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News / Life / Entertainment

‘The Bachelor’ producers acknowledge ‘vicious cycle’ of racism in the franchise

By Greg Braxton, Los Angeles Times
Published: July 7, 2024, 6:08am
3 Photos
This image released by Disney shows Jenn Tran, a contestant on &ldquo;The Bachelor.&rdquo; (John Fleenor/Disney via AP)
This image released by Disney shows Jenn Tran, a contestant on “The Bachelor.” (John Fleenor/Disney via AP) Photo Gallery

LOS ANGELES — The team of executive producers from ABC’s “The Bachelor” had a lot to celebrate when they appeared at a panel during the Television Critics Association winter press tour in February. They were eager to highlight the veteran franchise’s winning streak over the last few years.

“The Golden Bachelor,” the spinoff focused on older adults looking for love that starred 72-year-old widower Gerry Turner, was a solid hit. The network had just announced pickup of “ The Golden Bachelorette.” Charity Lawson, the most recent “Bachelorette,” got engaged. Season 28 of “The Bachelor,” with hunky tennis instructor Joey Graziadei, was also performing well.

With its gorgeous exotic locations, charismatic leads and rose-colored romance, the franchise was firing on all cylinders. “It’s just about telling true, authentic love stories and hoping that the journey to get there is engaging, entertaining and compelling for the audience,” executive producer Claire Freeland said.

But one question punctured the upbeat vibe.

“Why does it seem that ‘The Bachelor’ and ‘The Bachelorette’ have such a hard time dealing with racial issues in-depth?” asked National Public Radio’s television critic Eric Deggans, referencing the fiery controversies surrounding the first two Black leads — Rachel Lindsay and Matt James — that culminated with both personalities bolting from the franchise.

Attempting to shift the focus from the past, Freeland responded, “I can speak to where we are now.” But Deggans continued to press: “That doesn’t really answer the question. Why has ‘The Bachelor’ struggled to deal with race, particularly when Black people are the stars of the show?”

Freeland and her colleagues, Bennett Graebner and Jason Ehrlich, froze. After about eight seconds of silence, Deggans quipped, “I guess we have our answer.”

The “frozen moment” became one of the buzziest stories out of the press tour, casting another harsh spotlight on the stormy history of racism and cultural insensitivity that has clouded “The Bachelor” franchise — one of TV’s most enduring and popular brands — since its 2002 premiere.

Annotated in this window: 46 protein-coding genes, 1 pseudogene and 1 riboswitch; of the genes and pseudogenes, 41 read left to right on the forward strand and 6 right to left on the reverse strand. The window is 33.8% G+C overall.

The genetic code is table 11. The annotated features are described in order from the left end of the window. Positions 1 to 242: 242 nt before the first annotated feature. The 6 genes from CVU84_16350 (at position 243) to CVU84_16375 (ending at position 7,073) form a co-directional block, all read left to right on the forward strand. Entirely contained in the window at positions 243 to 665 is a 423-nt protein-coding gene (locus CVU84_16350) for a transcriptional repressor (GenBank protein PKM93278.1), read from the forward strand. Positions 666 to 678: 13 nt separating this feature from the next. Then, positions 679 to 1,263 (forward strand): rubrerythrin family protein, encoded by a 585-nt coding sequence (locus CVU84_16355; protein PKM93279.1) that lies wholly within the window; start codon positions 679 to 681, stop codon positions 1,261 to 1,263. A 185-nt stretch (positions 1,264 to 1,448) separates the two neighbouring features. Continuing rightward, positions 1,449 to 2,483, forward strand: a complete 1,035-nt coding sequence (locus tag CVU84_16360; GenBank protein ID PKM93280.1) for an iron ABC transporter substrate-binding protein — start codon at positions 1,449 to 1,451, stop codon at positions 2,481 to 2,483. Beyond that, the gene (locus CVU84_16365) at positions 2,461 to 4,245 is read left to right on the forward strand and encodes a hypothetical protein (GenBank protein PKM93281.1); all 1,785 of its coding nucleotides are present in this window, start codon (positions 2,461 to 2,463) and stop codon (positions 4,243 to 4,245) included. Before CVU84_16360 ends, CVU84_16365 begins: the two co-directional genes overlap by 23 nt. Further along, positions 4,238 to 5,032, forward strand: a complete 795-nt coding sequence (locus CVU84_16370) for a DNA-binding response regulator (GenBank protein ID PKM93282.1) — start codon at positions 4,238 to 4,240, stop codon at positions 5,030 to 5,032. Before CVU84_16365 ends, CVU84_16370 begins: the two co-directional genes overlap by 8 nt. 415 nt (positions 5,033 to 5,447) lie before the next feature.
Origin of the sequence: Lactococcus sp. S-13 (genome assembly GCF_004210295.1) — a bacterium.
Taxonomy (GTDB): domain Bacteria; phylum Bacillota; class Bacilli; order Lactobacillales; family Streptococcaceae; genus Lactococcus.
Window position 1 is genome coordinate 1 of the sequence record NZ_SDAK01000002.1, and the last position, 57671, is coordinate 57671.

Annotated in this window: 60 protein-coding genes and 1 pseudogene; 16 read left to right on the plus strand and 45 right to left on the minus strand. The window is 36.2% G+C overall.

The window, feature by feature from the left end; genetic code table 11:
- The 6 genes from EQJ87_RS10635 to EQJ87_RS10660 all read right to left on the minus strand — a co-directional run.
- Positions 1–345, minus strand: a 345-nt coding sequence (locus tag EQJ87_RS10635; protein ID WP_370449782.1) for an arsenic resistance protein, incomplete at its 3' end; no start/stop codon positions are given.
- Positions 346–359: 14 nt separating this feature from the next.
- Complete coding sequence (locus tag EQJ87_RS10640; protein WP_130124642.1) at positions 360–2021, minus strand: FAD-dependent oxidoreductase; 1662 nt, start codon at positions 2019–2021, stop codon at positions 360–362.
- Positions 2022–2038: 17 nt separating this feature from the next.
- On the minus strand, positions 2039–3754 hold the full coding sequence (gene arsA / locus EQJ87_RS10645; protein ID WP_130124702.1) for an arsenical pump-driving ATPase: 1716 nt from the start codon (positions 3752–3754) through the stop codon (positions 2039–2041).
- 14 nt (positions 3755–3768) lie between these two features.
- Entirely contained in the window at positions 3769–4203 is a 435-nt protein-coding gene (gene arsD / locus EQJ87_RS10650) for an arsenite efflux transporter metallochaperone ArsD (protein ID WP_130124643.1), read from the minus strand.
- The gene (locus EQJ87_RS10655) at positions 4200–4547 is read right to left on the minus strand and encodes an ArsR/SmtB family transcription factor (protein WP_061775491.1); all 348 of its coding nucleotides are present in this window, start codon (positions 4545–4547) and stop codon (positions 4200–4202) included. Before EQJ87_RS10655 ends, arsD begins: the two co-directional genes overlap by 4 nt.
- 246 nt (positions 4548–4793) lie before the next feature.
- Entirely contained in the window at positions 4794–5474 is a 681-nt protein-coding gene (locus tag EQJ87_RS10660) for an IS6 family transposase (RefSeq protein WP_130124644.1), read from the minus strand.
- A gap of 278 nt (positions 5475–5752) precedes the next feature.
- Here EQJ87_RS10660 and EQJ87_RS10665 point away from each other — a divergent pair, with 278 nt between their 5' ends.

It was “the silence that seemed to speak volumes,” Deggans later wrote. “… The show’s producers have never found a way to grapple with how white-centered the show is, how difficult that centering makes it for people of color who appear on the program and how that failure leaves them unable to respond well when problems involving racial issues arise.”

The turbulent track record of the franchise includes the bullying of contestants of color, a lack of Black male leads — James remains the only Black Bachelor to be cast — and spotty vetting that allowed contestants who had posted racially offensive content on social media to appear on the show. In addition to James and Lindsay, Michelle Young, who starred in Season 18 of “The Bachelorette,” was unhappy with a series of diversity-related issues, and she said during a podcast interview that she had threatened to quit at one point because of her frustration with producers.

Freeland had wanted to emphasize at the press tour how the casts in the last few years had become much more diverse, and how the two flagship shows had featured more conversations revolving around race.

But despite those promising signs, recent incidents — the fierce online bullying by fans of a mixed-race finalist on “The Bachelor” and a casting shortfall on the upcoming season of “The Bachelorette” — point to a continuing struggle behind the scenes to right the wrongs. Whether the franchise can establish credibility and get beyond its toxic past remains an open question.

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Freeland is a veteran of the Canadian version of “The Bachelor,” joining the American mothership last year, and Graebner has been with the series since 2008, becoming an executive producer in 2015. Freeland and Graebner are now stepping forward, declaring a commitment to meaningful change. They agreed to meet with The Times, and in an interview at ABC’s offices in Burbank, they expressed regret about their response at TCA, acknowledged the franchise’s past mistakes when it comes to race and pledged to steer “The Bachelor” and “The Bachelorette” into a more inclusive era where cultural diversity is embraced.

“It’s hard to say out loud, that people of color didn’t see themselves represented, that they did not see ‘The Bachelor’ franchise as a safe place,” Graebner said. “We didn’t have a Black lead in this franchise for 15 years, and that’s inexcusable. It created a vicious cycle, and it’s taken a lot of work to get back to a place where we feel at least we’re working for the positive.”

A few days earlier, the two producers, who are also the showrunners of “The Bachelor” and “The Bachelorette,” had wrapped production on the upcoming season of “The Bachelorette,” premiering July 8, which features Jenn Tran as the first Asian lead of the franchise.

“The core value to this show is that everybody deserves to find love, regardless of race, ethnicity, background, faith,” Freeland said. “The only way we can do that in a truly fulsome way is to have people on the show that reflect the country we live in.”

It’s not the first time promises have been made by the show and its producers to reverse the problematic narrative on their cultural missteps. In solidarity with the Black Lives Matter movement, executive producers in 2020 released a statement: “We acknowledge our responsibility for the lack of representation of people of color on our franchise and pledge to make significant changes to address this issue moving forward.”